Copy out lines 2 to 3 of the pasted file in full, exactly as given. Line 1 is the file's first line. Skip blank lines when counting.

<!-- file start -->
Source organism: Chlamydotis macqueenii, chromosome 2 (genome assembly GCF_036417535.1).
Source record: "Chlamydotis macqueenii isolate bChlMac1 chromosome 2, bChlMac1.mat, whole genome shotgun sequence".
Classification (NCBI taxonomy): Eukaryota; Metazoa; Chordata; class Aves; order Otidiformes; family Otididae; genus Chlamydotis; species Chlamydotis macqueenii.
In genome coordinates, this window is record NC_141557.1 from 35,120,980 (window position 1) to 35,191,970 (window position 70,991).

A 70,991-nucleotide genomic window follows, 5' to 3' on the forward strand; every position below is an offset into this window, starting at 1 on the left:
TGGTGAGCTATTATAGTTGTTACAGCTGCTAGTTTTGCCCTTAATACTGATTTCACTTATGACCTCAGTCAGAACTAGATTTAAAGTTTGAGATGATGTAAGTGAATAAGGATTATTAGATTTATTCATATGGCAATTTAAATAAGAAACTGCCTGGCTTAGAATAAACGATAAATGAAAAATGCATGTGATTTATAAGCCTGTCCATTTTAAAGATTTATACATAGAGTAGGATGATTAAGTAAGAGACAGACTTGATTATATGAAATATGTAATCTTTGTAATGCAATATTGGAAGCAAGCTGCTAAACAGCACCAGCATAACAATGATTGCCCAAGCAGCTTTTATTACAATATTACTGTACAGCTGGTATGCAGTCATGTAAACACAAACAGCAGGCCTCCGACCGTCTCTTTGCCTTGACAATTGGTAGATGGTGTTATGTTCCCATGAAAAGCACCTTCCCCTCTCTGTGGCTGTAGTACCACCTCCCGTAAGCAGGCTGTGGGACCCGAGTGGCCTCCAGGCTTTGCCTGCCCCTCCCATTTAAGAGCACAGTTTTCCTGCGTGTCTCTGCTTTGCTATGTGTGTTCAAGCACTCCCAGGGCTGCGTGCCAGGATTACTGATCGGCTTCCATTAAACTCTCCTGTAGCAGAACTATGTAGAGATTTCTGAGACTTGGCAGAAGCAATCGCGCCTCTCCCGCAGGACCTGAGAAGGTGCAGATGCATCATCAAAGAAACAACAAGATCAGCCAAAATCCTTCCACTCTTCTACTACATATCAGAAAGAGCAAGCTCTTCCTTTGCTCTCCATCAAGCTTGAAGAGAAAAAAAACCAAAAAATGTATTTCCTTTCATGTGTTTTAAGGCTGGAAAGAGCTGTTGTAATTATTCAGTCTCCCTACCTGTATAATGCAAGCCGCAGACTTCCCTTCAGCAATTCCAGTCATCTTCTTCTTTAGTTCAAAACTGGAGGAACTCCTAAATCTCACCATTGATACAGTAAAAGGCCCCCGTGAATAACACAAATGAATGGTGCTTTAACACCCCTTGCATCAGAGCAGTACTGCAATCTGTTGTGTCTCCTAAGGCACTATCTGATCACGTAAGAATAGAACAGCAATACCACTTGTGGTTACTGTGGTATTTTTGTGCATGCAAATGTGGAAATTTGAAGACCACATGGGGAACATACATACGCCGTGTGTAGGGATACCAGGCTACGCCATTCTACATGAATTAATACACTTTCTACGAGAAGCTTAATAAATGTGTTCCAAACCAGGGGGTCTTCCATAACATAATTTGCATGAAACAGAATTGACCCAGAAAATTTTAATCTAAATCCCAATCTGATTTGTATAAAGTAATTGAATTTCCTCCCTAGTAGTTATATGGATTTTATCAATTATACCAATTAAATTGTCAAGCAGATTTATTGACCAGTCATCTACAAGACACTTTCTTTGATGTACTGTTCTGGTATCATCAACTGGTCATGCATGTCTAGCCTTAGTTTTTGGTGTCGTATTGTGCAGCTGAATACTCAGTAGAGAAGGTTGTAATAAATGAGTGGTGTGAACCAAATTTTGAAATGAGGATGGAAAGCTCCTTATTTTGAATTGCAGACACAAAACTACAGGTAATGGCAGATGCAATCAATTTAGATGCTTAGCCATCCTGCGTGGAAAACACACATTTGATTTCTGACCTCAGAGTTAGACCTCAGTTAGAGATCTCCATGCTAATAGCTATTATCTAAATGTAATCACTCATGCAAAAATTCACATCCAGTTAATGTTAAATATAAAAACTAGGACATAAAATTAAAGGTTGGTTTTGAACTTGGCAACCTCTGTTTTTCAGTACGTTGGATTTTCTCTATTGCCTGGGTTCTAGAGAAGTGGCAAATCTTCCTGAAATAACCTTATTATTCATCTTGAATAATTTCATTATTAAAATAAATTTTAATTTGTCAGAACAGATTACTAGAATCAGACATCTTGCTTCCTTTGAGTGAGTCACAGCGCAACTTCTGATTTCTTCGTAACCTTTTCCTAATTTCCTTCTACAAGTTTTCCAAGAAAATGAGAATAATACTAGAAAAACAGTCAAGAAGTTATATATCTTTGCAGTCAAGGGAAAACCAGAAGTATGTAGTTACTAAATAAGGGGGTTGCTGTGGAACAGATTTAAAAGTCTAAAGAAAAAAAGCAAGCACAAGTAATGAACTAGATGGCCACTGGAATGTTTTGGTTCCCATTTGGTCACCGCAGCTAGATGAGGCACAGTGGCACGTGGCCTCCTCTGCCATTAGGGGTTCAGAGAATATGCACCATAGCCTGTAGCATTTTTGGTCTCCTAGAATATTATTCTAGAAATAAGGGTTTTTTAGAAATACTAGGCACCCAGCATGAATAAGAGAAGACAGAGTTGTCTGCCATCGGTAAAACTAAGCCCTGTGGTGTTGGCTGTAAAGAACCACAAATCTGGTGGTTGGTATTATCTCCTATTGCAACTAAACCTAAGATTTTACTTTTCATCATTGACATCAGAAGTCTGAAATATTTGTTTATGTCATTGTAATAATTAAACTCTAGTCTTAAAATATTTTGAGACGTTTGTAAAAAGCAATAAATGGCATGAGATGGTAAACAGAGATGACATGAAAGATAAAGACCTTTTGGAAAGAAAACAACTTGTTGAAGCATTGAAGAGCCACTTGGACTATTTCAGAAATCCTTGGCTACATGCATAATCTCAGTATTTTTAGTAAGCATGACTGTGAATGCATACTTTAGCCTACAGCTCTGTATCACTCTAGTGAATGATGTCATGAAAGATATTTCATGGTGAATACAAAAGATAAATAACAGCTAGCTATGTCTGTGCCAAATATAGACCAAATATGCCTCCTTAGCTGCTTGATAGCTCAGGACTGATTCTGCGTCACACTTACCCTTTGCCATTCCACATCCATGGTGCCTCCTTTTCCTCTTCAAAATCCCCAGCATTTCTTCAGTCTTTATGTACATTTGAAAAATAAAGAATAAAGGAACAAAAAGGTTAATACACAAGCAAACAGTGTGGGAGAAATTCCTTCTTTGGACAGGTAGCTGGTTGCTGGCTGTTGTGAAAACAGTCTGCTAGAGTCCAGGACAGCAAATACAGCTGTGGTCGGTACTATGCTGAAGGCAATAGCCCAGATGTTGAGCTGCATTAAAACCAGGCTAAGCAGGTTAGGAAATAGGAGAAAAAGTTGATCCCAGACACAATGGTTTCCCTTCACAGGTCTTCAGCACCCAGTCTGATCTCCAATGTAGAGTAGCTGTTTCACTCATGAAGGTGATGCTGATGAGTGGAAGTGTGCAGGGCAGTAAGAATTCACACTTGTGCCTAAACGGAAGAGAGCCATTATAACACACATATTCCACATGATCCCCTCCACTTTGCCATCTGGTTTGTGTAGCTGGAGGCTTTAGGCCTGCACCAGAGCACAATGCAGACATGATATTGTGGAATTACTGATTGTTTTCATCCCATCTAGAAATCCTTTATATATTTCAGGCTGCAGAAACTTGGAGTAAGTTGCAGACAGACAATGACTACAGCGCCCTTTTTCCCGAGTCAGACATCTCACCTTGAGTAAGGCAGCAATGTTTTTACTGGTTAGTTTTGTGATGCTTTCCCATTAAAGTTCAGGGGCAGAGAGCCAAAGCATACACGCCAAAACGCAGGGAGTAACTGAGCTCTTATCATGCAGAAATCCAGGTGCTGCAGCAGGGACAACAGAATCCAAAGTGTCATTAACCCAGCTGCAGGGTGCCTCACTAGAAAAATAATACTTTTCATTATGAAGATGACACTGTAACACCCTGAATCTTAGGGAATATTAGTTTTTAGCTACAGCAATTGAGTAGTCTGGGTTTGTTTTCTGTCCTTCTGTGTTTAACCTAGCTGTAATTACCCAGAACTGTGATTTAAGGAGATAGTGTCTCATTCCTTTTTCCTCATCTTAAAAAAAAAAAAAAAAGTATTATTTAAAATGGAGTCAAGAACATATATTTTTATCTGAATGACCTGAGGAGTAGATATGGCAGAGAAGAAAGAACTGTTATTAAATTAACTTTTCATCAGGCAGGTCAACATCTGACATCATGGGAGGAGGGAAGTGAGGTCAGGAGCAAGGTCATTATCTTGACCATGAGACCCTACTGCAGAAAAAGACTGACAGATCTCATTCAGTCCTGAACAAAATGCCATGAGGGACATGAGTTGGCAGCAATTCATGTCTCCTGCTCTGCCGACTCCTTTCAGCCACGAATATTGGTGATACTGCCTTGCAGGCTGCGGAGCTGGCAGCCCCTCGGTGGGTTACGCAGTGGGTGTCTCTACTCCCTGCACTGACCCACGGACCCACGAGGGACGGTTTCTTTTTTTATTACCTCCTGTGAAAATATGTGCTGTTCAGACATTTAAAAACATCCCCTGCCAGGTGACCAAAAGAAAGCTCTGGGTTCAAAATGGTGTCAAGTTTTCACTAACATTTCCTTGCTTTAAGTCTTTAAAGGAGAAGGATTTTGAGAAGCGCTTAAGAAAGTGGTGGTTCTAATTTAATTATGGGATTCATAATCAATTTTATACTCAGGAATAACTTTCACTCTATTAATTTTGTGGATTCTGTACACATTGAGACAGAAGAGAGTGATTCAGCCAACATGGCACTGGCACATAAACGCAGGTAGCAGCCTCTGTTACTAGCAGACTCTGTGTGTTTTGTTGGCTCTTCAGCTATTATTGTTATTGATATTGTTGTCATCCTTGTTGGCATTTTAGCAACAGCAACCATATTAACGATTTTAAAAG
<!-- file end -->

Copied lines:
Source record: "Chlamydotis macqueenii isolate bChlMac1 chromosome 2, bChlMac1.mat, whole genome shotgun sequence".
Classification (NCBI taxonomy): Eukaryota; Metazoa; Chordata; class Aves; order Otidiformes; family Otididae; genus Chlamydotis; species Chlamydotis macqueenii.